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January 13, 2013 4:06 pm
Italy’s Democratic party, whose centre-left alliance is favourite to win February’s general election, has extended an olive branch to Mario Monti, praising his government for restoring Italy’s credibility and saying their parties should co-operate after next month’s vote.
Stefano Fassina, economic spokesman for the Democrats, also said that a centre-left government would not try to revive the ailing economy by boosting government spending unilaterally.
The Democrats would instead seek a grand bargain at the European level, which could give Brussels sweeping veto powers over national budgets in exchange for less austerity.
During a visit to London to meet investors, Mr Fassina told the Financial Times he had “positive expectations” that the centre-left would secure a majority in both houses of parliament, and that Pier Luigi Bersani, leader of the alliance, would be the next prime minister.
However, he acknowledged his coalition faced an uphill battle to win control over the Upper House, where the electoral law means seats are distributed based on regions, increasing fragmentation. “In the Senate, the race is open and some regions, such as Lombardy, Sicily and Veneto are too close to call,” he admitted.
Mr Fassina, a former IMF economist and close ally of Mr Bersani, said the centre-left wanted to co-operate with Mr Monti’s centrist alliance regardless of the outcome in the Senate. Mr Fassina’s left-leaning views have been publicly criticised in the past by Mr Monti as “extremist”.
The Democrats intend to avoid attacking Mr Monti during the campaign, instead aiming at the “new populism” of Beppe Grillo’s Five Star Movement and the “old populism” of the centre-right alliance between the Northern League and Silvio Berlusconi’s People of Freedom.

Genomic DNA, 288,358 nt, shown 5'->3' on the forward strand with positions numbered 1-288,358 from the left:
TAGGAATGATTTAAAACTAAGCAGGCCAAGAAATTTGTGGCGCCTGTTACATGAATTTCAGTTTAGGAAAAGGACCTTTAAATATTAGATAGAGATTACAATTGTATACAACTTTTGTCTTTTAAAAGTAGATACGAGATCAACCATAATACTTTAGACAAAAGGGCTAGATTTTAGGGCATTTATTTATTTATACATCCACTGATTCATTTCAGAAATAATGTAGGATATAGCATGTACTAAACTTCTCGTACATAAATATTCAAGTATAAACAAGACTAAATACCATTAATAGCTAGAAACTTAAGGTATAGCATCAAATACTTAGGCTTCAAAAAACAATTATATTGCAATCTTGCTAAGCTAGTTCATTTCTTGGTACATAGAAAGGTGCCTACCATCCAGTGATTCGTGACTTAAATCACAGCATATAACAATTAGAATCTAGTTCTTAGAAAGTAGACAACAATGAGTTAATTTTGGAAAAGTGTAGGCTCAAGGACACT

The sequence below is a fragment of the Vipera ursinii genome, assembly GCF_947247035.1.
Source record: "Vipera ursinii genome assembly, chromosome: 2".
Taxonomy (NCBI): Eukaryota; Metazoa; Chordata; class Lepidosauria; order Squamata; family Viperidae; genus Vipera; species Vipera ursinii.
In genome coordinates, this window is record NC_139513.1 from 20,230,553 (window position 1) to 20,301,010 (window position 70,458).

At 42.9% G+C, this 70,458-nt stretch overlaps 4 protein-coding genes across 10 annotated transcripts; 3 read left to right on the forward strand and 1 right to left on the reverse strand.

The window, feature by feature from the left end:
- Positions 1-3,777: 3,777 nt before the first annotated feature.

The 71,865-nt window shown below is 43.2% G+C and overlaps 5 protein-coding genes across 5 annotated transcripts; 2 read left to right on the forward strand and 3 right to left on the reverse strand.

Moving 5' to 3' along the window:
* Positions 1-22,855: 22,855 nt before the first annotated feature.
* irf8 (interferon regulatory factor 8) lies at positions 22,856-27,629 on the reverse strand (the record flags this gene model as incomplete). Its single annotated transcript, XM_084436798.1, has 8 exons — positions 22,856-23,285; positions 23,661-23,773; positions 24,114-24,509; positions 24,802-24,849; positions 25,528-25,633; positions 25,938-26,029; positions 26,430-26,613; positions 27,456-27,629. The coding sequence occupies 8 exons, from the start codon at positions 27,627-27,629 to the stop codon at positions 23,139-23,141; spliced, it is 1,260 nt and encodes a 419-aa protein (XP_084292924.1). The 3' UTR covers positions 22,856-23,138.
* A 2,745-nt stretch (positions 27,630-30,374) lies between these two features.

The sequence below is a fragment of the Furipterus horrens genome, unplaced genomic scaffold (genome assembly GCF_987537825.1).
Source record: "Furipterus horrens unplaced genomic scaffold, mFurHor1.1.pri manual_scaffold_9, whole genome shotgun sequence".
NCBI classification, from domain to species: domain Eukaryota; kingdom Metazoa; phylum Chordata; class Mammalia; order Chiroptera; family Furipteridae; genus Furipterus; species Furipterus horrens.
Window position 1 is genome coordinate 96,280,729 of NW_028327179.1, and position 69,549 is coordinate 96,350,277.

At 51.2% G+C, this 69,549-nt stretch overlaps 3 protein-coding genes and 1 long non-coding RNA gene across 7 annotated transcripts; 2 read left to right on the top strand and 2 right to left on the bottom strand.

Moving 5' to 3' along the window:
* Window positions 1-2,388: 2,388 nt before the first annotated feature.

“We are together [with Mr Monti] with respect to the main division line that divides the populists from the Europe-ists. We share common ground on the main themes, such as constitutional reforms, Europe and the need for some structural reforms”, he added.
Mr Fassina, who is tipped for a government role in the case of a centre-left win, said the Democrats’ main concern was to restore economic growth. Italy’s national output is forecast to have fallen 2.4 per cent in 2012.
“If the real economy does not move, we will have troubles on the fiscal side and on debt sustainability”, he said.
Mr Fassina ruled out Italy reneging on its European commitments to expand domestic demand under a centre-left government. “We will not renegotiate the fiscal compact or our balanced budget amendment in the Constitution. If we acted unilaterally, we would damage the European project. We want to have more room for counter-cyclical fiscal policy, but at the European level”.
To obtain greater room for manoeuvre, Mr Fassina said the centre-left would be open to the idea of a super-commissioner on fiscal matters, as proposed by Wolfgang Schäuble, German finance minister. They would also seek French support for this exchange.
“The residual empty and formal sovereignty over fiscal discipline in national parliaments should be transferred to Europe,” he said. “This would be in exchange for a ‘golden rule’ for public investment and a stronger role for the European Investment Bank”.
He denied this would allow Italy to dodge structural reform. “This is not to avoid doing our homework. The structural reform agenda should move on. We want to open up the insurance market, pharmacies, legal services.”
But Mr Fassina said he saw no reason for the centre-left to pass a new labour market reform, following the one approved by Mr Monti’s technocratic government last year.
“It is not difficult for businesses to fire people in Italy. What does not work is the application of the law. This is why we need to reform the judiciary system,” he said.
Mr Fassina added he was sceptical that Italy needed to go through a process of internal devaluation, which would involve cutting wages and prices to make goods and services more competitive. “Exports are not enough to help the economy, we also need internal demand”.
Yet, Mr Fassina also said the centre-left would seek to moderate wage growth. “We will seek an agreement between the trade unions and businesses to freeze wages in exchange for investment. Over the last decade, investment by the private sector was not enough”.
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